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Presentation U.S. History Primary Source Timeline

Abraham Lincoln's Presidency

Lincoln Memorial, Washington, D.C.

Abraham Lincoln was elected president in 1860 and again in 1864. His first inauguration, on March 4,1861, featured an unprecedented amount of security around the president-elect, spurred by the approaching onset of the U.S. Civil War.

Lincoln had campaigned against Stephen Douglas, mostly in a series of debates which addressed popular sovereignty and slavery. Guided by the phrase in the Declaration of Independence that “All men are created equal,” Lincoln spoke against slavery. While Lincoln opposed slavery, he also was well aware of Constitutional boundaries to what actions the president could take.

The war brought the issue of emancipation to the forefront, but Lincoln postponed executive action until he felt he had clear authority. Congress passed legislation in July 1862 and after months of working with his cabinet, on January 1, 1863, Lincoln issued the Emancipation Proclamation. The Proclamation declared "all persons held as slaves within any State or designated part of a State, the people whereof shall then be in rebellion against the United States, shall be then, thenceforward, and forever free." The Emancipation Proclamation did not end slavery, but it did change the basic character of the Civil War. The North was now fighting to create a new Union without slavery.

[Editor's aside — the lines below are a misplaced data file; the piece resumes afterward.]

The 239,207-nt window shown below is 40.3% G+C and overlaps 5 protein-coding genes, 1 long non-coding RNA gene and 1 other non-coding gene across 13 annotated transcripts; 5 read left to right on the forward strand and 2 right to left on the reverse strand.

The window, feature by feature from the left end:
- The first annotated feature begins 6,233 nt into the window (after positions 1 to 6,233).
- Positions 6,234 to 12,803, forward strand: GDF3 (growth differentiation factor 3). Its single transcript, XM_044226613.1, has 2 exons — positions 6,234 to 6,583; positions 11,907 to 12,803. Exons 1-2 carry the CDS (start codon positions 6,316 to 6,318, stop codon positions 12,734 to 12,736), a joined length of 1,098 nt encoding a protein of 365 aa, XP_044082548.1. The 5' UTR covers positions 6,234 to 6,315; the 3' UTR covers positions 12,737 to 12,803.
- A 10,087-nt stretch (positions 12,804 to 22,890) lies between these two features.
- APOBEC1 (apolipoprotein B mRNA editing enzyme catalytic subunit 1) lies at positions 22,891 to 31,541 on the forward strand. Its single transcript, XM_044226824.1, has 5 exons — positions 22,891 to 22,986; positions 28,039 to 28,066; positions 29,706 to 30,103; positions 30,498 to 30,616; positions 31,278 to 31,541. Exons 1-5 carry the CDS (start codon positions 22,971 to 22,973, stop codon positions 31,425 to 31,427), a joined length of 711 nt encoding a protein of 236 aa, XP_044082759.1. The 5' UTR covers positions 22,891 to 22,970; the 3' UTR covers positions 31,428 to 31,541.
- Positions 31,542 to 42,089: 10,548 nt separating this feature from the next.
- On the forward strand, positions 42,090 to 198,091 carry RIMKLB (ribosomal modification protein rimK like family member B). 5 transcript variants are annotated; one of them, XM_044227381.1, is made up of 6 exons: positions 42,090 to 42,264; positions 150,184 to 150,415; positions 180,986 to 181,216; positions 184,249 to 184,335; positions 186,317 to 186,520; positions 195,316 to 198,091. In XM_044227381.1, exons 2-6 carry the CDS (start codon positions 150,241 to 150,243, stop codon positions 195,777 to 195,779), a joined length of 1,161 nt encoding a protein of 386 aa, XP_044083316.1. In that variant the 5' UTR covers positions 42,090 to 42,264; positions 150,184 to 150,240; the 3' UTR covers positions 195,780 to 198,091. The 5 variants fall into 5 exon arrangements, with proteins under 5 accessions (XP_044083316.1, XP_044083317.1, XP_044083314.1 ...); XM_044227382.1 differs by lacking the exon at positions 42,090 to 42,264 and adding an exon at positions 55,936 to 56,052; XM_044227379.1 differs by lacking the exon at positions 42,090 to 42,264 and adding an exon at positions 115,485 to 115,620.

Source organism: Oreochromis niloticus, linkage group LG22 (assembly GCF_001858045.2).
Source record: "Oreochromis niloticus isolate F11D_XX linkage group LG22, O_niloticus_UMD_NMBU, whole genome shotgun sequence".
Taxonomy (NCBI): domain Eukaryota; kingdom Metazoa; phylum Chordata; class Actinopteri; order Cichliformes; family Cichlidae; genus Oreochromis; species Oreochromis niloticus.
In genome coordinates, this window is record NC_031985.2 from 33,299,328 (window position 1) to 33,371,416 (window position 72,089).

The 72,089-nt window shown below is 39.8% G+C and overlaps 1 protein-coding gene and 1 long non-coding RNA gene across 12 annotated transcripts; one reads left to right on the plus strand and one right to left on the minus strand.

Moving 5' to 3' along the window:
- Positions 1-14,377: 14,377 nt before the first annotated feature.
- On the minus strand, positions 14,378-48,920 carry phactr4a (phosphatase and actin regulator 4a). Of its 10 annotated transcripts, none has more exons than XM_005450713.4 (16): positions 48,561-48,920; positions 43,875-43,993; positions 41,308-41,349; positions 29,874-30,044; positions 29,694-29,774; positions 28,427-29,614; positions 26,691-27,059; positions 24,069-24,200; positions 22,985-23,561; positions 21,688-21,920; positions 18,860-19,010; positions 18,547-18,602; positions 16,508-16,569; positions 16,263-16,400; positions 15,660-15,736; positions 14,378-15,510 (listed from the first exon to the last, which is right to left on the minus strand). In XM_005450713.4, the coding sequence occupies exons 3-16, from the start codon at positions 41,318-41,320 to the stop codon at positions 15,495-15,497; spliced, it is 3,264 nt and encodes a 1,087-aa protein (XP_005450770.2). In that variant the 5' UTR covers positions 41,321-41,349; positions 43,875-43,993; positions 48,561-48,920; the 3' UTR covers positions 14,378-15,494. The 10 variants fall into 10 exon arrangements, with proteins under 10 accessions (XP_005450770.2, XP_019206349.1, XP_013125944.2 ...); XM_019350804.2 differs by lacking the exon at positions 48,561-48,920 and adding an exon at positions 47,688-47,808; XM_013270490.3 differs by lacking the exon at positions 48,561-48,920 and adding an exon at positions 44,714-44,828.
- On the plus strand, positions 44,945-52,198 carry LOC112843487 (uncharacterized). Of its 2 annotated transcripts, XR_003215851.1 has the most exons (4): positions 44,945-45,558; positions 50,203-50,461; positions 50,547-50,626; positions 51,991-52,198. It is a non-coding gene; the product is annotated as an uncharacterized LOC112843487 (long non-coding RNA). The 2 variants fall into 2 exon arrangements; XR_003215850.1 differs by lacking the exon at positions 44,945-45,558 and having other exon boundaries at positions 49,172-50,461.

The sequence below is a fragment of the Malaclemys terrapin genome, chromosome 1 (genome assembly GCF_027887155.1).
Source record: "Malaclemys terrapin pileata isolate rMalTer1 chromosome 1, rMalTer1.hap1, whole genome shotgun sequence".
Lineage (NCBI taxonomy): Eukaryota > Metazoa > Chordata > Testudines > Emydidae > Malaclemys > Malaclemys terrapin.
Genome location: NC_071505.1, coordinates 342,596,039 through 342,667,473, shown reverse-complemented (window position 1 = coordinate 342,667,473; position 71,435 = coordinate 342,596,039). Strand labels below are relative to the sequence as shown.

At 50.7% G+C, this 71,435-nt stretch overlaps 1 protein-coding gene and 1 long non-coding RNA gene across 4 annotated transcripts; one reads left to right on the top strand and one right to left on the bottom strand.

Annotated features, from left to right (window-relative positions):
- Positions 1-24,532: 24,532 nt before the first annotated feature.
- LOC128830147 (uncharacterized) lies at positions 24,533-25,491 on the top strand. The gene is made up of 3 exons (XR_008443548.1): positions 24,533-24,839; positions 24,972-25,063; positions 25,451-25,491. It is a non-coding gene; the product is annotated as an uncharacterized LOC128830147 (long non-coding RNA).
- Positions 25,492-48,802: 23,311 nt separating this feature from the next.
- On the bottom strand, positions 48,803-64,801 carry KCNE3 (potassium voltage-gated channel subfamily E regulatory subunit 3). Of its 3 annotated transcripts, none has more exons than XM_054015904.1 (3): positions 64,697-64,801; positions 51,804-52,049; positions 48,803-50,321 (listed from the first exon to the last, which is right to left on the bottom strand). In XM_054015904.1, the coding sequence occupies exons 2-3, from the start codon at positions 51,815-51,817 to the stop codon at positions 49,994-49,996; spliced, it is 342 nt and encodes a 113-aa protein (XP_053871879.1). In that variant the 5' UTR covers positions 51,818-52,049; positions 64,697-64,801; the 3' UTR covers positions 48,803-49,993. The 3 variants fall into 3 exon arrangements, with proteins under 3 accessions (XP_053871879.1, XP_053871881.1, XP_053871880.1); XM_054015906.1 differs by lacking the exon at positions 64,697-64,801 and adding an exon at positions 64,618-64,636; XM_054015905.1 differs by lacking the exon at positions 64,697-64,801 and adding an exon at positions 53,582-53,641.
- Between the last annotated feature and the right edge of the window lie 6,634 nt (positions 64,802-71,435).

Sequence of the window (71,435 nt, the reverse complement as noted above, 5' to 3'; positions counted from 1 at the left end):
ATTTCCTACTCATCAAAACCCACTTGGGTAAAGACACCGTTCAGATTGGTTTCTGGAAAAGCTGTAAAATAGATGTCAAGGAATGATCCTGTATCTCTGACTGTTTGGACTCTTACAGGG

As the war continued, both sides suffered enormous loss in numerous battles. For example, more than 50,000 people died in the Battle of Gettysburg. On November 19, 1863, Lincoln delivered his famous Gettysburg Address during the dedication of that battle cemetery.

The Thirteenth Amendment to the Constitution, validated on December 18, 1865, ended slavery in the United States, but Lincoln did not live to see that ratified. On April 14, 1865, John Wilkes Booth shot Lincoln while he was attending a play at Ford’s Theater. Lincoln died early the next morning.